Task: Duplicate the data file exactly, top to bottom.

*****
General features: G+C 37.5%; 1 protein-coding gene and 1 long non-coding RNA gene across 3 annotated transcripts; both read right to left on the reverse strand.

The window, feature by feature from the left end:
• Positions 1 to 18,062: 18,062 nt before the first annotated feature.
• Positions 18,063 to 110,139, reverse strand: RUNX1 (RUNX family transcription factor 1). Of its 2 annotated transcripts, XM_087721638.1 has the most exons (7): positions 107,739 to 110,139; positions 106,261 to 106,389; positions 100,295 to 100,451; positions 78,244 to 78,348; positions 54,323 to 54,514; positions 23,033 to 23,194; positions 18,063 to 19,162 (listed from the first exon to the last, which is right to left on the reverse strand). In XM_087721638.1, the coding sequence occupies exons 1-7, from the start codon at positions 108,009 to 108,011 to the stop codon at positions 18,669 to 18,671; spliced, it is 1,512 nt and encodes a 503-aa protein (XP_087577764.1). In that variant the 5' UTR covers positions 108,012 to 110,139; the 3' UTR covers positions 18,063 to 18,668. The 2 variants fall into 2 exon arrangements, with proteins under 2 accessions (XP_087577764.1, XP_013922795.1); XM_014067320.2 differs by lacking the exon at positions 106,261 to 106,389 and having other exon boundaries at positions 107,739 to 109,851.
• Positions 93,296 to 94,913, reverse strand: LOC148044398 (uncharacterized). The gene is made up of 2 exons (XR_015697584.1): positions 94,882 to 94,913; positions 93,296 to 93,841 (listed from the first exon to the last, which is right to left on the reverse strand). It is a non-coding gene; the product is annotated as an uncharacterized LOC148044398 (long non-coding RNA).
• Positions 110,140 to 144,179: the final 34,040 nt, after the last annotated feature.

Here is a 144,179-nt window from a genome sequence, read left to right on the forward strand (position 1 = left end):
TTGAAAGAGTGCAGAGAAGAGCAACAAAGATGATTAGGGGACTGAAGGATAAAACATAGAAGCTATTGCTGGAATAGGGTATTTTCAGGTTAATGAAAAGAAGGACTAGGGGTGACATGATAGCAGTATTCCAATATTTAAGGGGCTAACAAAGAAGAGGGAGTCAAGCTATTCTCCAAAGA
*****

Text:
General features: G+C 37.5%; 1 protein-coding gene and 1 long non-coding RNA gene across 3 annotated transcripts; both read right to left on the reverse strand.

The window, feature by feature from the left end:
• Positions 1 to 18,062: 18,062 nt before the first annotated feature.
• Positions 18,063 to 110,139, reverse strand: RUNX1 (RUNX family transcription factor 1). Of its 2 annotated transcripts, XM_087721638.1 has the most exons (7): positions 107,739 to 110,139; positions 106,261 to 106,389; positions 100,295 to 100,451; positions 78,244 to 78,348; positions 54,323 to 54,514; positions 23,033 to 23,194; positions 18,063 to 19,162 (listed from the first exon to the last, which is right to left on the reverse strand). In XM_087721638.1, the coding sequence occupies exons 1-7, from the start codon at positions 108,009 to 108,011 to the stop codon at positions 18,669 to 18,671; spliced, it is 1,512 nt and encodes a 503-aa protein (XP_087577764.1). In that variant the 5' UTR covers positions 108,012 to 110,139; the 3' UTR covers positions 18,063 to 18,668. The 2 variants fall into 2 exon arrangements, with proteins under 2 accessions (XP_087577764.1, XP_013922795.1); XM_014067320.2 differs by lacking the exon at positions 106,261 to 106,389 and having other exon boundaries at positions 107,739 to 109,851.
• Positions 93,296 to 94,913, reverse strand: LOC148044398 (uncharacterized). The gene is made up of 2 exons (XR_015697584.1): positions 94,882 to 94,913; positions 93,296 to 93,841 (listed from the first exon to the last, which is right to left on the reverse strand). It is a non-coding gene; the product is annotated as an uncharacterized LOC148044398 (long non-coding RNA).
• Positions 110,140 to 144,179: the final 34,040 nt, after the last annotated feature.

Here is a 144,179-nt window from a genome sequence, read left to right on the forward strand (position 1 = left end):
TTGAAAGAGTGCAGAGAAGAGCAACAAAGATGATTAGGGGACTGAAGGATAAAACATAGAAGCTATTGCTGGAATAGGGTATTTTCAGGTTAATGAAAAGAAGGACTAGGGGTGACATGATAGCAGTATTCCAATATTTAAGGGGCTAACAAAGAAGAGGGAGTCAAGCTATTCTCCAAAGA